And what next? On the prose of V. Narbikova.
Parallel to radical changes in Russian society in the last decades of the 20th century are transformations in literary methods and genres. There is a widespread notion that new tendences in this sphere were born as a reaction to the uniformistic, boring Sovjet literature of the previous period. Valerija Narbikova was one of the new names which manifested the arrival of postmodernist literature (1989), with its neglect of social and political realities and concentration on the egocentric inner life of an individual and, unusually for Russian literature of the time, its acceptance of sex as the most important part of life, an expression of the desperate need for love and understanding and helplessness in the attempt to discover the meaning of human existence. Narbikova's prose is interesting not for its philosophy, which is intentionally very simple, but for its inventive use of language, for its intertextuality and vitality. Narbikova became almost a cult figure in the 1990s. Her latest novel was published in 1996, and since then she has been silent. Russian society has changed, the reader has become mature, and one may ask oneself in what directions this type of prose might possibly develop.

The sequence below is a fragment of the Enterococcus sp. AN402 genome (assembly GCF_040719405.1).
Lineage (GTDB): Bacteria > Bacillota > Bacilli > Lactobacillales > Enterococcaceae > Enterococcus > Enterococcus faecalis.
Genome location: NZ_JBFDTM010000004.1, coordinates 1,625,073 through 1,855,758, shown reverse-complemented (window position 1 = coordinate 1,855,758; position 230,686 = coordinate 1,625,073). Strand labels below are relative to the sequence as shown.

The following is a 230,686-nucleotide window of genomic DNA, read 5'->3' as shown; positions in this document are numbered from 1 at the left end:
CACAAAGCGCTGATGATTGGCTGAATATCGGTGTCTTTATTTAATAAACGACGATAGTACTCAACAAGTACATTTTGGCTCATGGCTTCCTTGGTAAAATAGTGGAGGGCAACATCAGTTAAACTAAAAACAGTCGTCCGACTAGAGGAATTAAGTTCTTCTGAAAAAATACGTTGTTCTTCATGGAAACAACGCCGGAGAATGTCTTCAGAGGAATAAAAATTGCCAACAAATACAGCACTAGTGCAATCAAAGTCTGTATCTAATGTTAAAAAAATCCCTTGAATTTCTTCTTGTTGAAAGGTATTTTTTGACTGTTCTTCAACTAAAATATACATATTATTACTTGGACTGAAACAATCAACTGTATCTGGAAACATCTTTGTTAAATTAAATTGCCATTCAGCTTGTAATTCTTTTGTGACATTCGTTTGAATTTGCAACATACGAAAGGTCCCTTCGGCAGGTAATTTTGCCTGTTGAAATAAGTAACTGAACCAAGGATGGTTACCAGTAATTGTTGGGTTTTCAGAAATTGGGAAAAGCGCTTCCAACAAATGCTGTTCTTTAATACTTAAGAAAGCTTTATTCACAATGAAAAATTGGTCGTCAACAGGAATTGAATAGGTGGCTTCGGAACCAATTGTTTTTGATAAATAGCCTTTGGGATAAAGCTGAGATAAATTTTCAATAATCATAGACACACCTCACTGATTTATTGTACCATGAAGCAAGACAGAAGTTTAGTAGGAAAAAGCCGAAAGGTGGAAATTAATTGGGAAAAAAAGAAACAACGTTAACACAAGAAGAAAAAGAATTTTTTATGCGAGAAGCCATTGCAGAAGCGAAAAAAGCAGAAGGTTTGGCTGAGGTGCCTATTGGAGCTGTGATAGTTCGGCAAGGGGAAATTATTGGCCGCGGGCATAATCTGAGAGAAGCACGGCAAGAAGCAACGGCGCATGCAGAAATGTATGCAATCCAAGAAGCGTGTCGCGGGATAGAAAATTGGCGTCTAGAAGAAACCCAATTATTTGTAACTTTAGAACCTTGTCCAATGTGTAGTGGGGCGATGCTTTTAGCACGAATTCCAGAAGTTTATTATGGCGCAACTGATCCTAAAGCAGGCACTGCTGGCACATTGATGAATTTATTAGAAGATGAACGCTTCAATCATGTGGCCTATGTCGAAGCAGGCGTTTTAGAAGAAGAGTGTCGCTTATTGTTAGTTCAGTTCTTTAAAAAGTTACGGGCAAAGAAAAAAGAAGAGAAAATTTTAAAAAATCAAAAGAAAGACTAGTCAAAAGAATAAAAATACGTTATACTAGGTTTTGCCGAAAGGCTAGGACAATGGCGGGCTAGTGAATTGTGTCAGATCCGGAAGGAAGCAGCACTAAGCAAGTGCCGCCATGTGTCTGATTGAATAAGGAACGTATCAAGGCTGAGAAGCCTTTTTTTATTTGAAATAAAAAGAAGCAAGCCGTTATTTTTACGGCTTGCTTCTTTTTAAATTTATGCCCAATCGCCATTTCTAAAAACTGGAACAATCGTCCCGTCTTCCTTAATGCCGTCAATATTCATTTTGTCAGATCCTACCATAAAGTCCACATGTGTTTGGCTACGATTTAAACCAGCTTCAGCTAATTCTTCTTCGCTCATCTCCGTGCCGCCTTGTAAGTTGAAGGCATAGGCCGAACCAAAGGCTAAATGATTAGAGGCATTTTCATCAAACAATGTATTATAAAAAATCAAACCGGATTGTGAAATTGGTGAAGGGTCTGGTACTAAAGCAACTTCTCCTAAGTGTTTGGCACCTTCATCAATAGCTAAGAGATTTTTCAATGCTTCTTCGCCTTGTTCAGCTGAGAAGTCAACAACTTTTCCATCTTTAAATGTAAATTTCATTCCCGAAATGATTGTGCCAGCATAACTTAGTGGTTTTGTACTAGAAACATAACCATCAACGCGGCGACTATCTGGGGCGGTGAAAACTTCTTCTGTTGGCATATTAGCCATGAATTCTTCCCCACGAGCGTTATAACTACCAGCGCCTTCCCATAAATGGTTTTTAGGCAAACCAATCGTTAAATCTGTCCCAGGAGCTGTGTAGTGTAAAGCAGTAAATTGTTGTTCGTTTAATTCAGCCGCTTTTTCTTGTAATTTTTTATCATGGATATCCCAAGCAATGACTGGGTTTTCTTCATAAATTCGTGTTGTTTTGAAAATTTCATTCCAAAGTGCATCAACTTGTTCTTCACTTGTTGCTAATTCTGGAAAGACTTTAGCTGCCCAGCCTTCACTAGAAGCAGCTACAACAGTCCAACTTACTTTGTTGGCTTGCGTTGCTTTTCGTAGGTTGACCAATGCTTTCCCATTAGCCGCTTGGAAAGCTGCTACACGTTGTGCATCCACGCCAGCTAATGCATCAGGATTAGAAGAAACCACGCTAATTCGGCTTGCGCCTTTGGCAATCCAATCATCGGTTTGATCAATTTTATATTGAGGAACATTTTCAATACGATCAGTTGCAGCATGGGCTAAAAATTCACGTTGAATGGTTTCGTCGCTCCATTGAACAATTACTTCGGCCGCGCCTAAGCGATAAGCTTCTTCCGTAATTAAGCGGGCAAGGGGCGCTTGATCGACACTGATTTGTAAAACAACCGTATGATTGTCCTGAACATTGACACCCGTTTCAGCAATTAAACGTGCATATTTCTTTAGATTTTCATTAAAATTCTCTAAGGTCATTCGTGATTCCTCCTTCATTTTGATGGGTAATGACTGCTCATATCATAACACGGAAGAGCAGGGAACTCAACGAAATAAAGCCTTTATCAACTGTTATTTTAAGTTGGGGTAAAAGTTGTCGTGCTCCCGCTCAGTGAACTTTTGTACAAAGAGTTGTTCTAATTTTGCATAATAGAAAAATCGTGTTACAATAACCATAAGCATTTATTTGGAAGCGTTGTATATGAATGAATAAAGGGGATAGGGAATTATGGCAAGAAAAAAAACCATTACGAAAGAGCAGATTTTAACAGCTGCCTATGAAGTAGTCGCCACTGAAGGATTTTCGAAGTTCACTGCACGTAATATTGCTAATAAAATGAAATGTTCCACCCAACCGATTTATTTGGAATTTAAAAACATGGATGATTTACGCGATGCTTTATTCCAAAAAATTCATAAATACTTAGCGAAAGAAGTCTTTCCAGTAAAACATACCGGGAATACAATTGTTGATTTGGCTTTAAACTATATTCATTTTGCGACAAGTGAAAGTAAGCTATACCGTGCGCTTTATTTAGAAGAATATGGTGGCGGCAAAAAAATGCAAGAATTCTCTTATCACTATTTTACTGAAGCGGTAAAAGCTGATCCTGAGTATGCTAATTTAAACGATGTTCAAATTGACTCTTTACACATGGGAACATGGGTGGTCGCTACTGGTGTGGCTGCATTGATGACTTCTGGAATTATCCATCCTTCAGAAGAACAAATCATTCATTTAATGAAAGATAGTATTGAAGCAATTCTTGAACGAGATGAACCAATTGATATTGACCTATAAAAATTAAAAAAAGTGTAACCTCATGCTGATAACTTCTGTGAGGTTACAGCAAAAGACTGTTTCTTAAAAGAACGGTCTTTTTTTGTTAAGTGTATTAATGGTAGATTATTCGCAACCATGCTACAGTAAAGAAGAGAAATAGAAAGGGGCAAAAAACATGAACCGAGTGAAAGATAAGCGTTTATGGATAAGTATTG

PublisherUniversitetet i Tromsø
University of Tromsø
SeriesPoljarnyj Vestnik, 5(2002), pp 55-65
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